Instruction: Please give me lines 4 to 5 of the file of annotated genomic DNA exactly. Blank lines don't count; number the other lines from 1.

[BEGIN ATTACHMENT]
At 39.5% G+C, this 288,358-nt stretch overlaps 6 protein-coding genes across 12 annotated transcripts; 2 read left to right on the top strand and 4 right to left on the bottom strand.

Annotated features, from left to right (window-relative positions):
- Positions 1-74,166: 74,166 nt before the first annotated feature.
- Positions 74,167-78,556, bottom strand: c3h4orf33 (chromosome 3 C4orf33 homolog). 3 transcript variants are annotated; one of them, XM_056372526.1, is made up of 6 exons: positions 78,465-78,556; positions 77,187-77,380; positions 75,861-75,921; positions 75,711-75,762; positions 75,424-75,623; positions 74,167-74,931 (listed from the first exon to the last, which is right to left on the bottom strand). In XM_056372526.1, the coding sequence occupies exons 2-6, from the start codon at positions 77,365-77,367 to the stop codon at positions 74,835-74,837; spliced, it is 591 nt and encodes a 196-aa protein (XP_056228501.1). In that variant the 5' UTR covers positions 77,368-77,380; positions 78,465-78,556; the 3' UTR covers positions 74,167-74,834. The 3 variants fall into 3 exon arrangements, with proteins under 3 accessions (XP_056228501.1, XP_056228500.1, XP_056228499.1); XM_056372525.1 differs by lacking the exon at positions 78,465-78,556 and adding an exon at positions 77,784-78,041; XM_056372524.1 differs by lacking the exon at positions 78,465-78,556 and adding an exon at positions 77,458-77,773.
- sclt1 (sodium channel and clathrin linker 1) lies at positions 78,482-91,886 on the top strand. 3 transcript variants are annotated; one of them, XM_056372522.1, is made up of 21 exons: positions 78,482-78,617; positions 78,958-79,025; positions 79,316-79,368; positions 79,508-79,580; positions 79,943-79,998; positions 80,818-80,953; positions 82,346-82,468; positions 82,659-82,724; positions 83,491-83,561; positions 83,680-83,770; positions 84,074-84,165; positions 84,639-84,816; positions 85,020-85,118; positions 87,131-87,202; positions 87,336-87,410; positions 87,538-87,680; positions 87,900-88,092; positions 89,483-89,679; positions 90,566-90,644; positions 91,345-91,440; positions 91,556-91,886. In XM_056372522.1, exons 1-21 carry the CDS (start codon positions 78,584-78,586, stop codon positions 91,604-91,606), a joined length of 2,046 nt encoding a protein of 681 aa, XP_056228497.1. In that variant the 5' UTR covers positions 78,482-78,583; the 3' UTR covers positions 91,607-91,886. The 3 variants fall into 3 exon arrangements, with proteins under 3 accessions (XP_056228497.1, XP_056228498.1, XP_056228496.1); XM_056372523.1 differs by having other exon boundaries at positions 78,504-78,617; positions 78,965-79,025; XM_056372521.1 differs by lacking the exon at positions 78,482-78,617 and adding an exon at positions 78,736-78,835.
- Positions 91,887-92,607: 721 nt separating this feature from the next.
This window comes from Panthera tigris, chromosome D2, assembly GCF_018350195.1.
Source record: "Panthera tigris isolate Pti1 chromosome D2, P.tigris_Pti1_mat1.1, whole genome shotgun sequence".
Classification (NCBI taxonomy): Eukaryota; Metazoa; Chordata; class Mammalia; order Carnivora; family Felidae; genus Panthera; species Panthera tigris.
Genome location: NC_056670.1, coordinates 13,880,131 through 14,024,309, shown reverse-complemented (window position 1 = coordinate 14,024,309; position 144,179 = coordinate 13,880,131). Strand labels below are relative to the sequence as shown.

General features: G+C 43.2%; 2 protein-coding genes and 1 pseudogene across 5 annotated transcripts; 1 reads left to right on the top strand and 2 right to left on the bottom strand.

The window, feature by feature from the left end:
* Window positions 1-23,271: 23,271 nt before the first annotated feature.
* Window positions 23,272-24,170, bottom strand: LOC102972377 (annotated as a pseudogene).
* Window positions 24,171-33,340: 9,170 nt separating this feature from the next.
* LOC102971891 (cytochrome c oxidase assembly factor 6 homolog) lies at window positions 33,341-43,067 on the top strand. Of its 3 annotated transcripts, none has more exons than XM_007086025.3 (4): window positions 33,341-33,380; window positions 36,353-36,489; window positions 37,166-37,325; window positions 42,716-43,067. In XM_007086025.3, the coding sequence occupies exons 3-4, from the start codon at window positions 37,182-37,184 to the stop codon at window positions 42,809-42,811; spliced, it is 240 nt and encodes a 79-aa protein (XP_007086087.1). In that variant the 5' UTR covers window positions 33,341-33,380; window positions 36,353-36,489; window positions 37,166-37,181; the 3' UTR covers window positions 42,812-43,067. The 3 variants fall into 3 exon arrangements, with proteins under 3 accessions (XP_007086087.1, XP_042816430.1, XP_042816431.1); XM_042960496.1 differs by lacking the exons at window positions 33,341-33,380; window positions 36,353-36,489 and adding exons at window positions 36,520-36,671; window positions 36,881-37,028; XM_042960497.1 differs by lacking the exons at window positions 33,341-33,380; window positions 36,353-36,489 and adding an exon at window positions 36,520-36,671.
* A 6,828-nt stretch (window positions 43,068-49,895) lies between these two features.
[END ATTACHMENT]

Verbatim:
- Positions 74,167-78,556, bottom strand: c3h4orf33 (chromosome 3 C4orf33 homolog). 3 transcript variants are annotated; one of them, XM_056372526.1, is made up of 6 exons: positions 78,465-78,556; positions 77,187-77,380; positions 75,861-75,921; positions 75,711-75,762; positions 75,424-75,623; positions 74,167-74,931 (listed from the first exon to the last, which is right to left on the bottom strand). In XM_056372526.1, the coding sequence occupies exons 2-6, from the start codon at positions 77,365-77,367 to the stop codon at positions 74,835-74,837; spliced, it is 591 nt and encodes a 196-aa protein (XP_056228501.1). In that variant the 5' UTR covers positions 77,368-77,380; positions 78,465-78,556; the 3' UTR covers positions 74,167-74,834. The 3 variants fall into 3 exon arrangements, with proteins under 3 accessions (XP_056228501.1, XP_056228500.1, XP_056228499.1); XM_056372525.1 differs by lacking the exon at positions 78,465-78,556 and adding an exon at positions 77,784-78,041; XM_056372524.1 differs by lacking the exon at positions 78,465-78,556 and adding an exon at positions 77,458-77,773.
- sclt1 (sodium channel and clathrin linker 1) lies at positions 78,482-91,886 on the top strand. 3 transcript variants are annotated; one of them, XM_056372522.1, is made up of 21 exons: positions 78,482-78,617; positions 78,958-79,025; positions 79,316-79,368; positions 79,508-79,580; positions 79,943-79,998; positions 80,818-80,953; positions 82,346-82,468; positions 82,659-82,724; positions 83,491-83,561; positions 83,680-83,770; positions 84,074-84,165; positions 84,639-84,816; positions 85,020-85,118; positions 87,131-87,202; positions 87,336-87,410; positions 87,538-87,680; positions 87,900-88,092; positions 89,483-89,679; positions 90,566-90,644; positions 91,345-91,440; positions 91,556-91,886. In XM_056372522.1, exons 1-21 carry the CDS (start codon positions 78,584-78,586, stop codon positions 91,604-91,606), a joined length of 2,046 nt encoding a protein of 681 aa, XP_056228497.1. In that variant the 5' UTR covers positions 78,482-78,583; the 3' UTR covers positions 91,607-91,886. The 3 variants fall into 3 exon arrangements, with proteins under 3 accessions (XP_056228497.1, XP_056228498.1, XP_056228496.1); XM_056372523.1 differs by having other exon boundaries at positions 78,504-78,617; positions 78,965-79,025; XM_056372521.1 differs by lacking the exon at positions 78,482-78,617 and adding an exon at positions 78,736-78,835.